Epiphany means ‘revealing,’ the revealing of Christ for all people, and the Season is the enactment of the journey of revealing that begins with the Magi following the star, continues with the baptism by John, continues with the calling of the disciples, and ends at Candlemas with the recognition in the Temple by Simeon and Anna. Epiphany is the continuing of the Christmas journey, a time to reflect on the meaning of these events, the Epiphanies that reveal who Jesus is. And as we make the Epiphany journey year after year, the revealing is different because we are different, the world is different.
The journey through Epiphany this year includes another journey, our continuing struggle with Coronavirus. Tragically, the journey has revealed inequalities and loss, and untold suffering. More than 100,000 in the UK have lost their lives, and more than 2 million worldwide. In Scotland, with a second period of Lockdown for most and ongoing restrictions for some, it is likely that greater restrictions may yet be needed. Vaccines and treatments are signs of journey’s end, but we still have some way to go. As this journey moves on, we have to keep on acting positively as churches. That does not mean exhausting ourselves (or our Clergy, Lay ministers and Vestry members) with anxious activism, even at a distance. It does mean attending to worship and witness in whatever ways are possible. Some strident voices have been heard demanding that the Government should allow churches to stay open for worship. Attending worship and attending to wellbeing are closely related, they argue, and rightly. But does that mean privileging places of worship over concert halls or sports grounds? All contribute to wellbeing, but all could potentially lead to transmission of the virus.’
Christmas and Epiphany celebrate the Incarnation, God with us as a human being among human beings. I think this means that the Church, the Body of Christ, is called to identify with the precautions demanded by Lockdown, not seek to stand above them. In this second Lockdown, as in the first, we have to offer witness and service to society by having to worship and minister in a different way.
We have gained much experience which gives us confidence for the task. We have learned that ‘Stay at Home’ need not mean ‘Stay away from Church.’ We have discovered how to do on-line and on-paper worship, and to try and include everyone.
The SEC has developed and continues to offer online Eucharistic worship at 11.00am on Sundays, available via www.scotland.anglican.org. A number of churches also offer local worship online, listed at www.scotland.anglican.org/broadcast-sunday-worship/online-worship-from-around-the- scottish-episcopal-church/. And many clergy or ministry teams have found that people really value receiving weekly readings, reflections, and prayers on paper, use them at home For personal prayer and devotion there are many resources available online, but I particularly recommend one which gives space for reflection and prayer based on a Scripture reading, and which I have been using every day. “Pray as You Go,” found at https://pray-as-you-go.org.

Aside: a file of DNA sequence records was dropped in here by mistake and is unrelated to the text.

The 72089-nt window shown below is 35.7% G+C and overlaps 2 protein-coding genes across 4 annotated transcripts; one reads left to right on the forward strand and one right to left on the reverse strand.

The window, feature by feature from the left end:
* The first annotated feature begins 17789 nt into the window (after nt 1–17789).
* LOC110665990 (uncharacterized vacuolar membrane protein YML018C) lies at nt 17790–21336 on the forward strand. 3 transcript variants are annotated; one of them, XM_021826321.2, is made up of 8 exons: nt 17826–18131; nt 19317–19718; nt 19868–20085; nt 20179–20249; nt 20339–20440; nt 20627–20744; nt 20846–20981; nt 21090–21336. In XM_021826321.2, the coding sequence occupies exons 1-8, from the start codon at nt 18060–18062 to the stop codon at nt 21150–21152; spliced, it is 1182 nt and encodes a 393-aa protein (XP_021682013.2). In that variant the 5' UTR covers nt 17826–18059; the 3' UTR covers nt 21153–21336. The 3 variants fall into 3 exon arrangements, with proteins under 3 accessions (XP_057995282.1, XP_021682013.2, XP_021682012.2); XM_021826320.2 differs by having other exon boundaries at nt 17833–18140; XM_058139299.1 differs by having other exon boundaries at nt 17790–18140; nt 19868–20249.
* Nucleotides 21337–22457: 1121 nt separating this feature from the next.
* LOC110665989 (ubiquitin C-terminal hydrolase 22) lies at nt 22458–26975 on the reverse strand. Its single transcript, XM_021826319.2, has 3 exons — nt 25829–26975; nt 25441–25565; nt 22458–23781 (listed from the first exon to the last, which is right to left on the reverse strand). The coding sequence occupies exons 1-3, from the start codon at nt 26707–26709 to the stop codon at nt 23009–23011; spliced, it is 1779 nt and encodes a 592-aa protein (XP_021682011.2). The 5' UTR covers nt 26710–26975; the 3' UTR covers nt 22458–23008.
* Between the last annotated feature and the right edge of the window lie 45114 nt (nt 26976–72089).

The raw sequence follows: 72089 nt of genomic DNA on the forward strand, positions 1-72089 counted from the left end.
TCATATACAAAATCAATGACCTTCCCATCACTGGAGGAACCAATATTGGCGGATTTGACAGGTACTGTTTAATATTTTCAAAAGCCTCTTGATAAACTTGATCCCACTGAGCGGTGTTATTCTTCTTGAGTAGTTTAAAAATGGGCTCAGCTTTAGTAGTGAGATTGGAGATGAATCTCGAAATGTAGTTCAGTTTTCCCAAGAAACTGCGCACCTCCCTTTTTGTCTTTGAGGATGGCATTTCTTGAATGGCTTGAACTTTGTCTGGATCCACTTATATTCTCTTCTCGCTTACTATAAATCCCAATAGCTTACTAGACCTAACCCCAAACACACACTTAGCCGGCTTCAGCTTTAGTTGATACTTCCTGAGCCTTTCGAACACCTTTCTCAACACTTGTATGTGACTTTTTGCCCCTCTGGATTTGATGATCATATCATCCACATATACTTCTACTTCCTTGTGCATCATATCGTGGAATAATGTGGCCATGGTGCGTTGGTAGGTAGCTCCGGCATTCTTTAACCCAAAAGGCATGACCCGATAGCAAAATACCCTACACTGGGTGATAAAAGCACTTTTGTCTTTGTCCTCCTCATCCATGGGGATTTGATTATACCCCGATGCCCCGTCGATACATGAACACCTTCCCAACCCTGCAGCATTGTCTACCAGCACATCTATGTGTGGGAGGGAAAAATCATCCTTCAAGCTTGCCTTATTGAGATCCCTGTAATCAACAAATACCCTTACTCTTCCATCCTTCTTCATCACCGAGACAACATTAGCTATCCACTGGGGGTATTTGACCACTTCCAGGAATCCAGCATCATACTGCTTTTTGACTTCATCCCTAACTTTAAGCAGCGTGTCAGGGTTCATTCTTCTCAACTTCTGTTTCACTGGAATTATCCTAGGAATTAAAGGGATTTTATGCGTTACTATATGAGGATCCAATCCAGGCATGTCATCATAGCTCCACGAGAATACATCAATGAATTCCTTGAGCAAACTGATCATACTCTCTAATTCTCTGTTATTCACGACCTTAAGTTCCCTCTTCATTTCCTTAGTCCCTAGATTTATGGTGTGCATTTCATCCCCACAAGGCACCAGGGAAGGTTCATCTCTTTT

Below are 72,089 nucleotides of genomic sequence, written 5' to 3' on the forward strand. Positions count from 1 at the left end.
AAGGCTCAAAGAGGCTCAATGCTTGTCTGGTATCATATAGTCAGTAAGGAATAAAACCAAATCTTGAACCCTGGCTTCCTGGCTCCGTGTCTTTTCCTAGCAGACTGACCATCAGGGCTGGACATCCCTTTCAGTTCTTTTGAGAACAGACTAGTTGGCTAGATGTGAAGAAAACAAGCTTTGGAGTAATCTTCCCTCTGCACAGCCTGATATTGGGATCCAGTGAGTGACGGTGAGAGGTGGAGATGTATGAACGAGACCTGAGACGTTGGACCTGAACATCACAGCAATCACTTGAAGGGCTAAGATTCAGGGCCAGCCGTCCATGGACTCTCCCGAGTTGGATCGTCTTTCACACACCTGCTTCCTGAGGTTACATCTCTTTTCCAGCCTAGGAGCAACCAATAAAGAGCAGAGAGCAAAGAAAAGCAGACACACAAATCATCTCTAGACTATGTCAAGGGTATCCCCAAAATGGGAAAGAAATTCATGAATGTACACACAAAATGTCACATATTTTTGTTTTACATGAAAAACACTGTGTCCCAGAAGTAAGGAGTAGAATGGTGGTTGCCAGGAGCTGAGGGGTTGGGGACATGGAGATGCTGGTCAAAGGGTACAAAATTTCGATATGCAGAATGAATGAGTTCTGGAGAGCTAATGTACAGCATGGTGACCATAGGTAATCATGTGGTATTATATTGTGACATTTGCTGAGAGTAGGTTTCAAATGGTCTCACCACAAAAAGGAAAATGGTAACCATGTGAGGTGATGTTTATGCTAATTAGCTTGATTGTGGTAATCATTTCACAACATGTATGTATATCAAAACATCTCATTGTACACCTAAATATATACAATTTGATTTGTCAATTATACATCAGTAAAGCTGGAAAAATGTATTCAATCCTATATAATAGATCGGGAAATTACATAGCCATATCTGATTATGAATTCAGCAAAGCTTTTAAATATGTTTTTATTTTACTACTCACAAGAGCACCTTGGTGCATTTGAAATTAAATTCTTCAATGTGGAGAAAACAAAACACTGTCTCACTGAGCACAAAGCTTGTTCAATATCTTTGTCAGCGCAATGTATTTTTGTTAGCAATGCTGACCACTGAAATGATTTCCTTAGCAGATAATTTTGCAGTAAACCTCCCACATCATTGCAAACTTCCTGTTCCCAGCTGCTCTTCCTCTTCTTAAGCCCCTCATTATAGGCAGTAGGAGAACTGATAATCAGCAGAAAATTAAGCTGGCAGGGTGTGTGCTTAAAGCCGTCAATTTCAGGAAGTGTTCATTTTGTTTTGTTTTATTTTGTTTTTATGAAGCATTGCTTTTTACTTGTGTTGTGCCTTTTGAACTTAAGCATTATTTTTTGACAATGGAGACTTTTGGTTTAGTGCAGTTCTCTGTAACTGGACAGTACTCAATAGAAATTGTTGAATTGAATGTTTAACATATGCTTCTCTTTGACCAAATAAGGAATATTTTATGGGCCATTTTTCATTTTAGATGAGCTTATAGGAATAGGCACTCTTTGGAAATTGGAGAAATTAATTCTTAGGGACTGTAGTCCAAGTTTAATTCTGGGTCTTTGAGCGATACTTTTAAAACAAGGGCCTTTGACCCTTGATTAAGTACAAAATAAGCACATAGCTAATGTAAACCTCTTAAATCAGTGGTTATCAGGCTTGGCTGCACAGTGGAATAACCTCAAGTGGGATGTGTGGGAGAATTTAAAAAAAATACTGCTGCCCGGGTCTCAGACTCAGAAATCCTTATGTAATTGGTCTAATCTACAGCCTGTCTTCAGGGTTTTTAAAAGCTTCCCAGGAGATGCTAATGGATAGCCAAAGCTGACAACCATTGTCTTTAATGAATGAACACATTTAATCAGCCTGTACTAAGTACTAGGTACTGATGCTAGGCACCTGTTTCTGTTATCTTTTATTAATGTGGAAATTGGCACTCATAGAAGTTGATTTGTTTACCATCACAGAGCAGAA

Much to consider and inspire here!
I see the neighbourhood is dark, lights down, but next year I would like to pick up on the Candlemass tradition, which is one that Christine Barker observes! Apart from that, I’d like our lights to go up in Church at the beginning of Advent, so that we are aware of the Light for our journey!
READINGS FOR SUNDAY ARE
Jonah 3:1-5, 10;
Psalm 62: 6-14
Mark 1: 14-20
Interestingly, the readings last week from John, and now from Mark, invite us into discipleship, a different way of living, and a clear focus on learning from and sharing the teachings of Jesus. As Paul says to the Corinthians, ‘the world as we know it is passing away’. I think we are forced to accept that things will not be the same, ever again. So let us look at the opportunities as they are revealed and pray for one another by name as we move along this timeframe.
Having shared with and prayed for each one of you, I feel more peaceful and ‘at home’.
God bless in all you do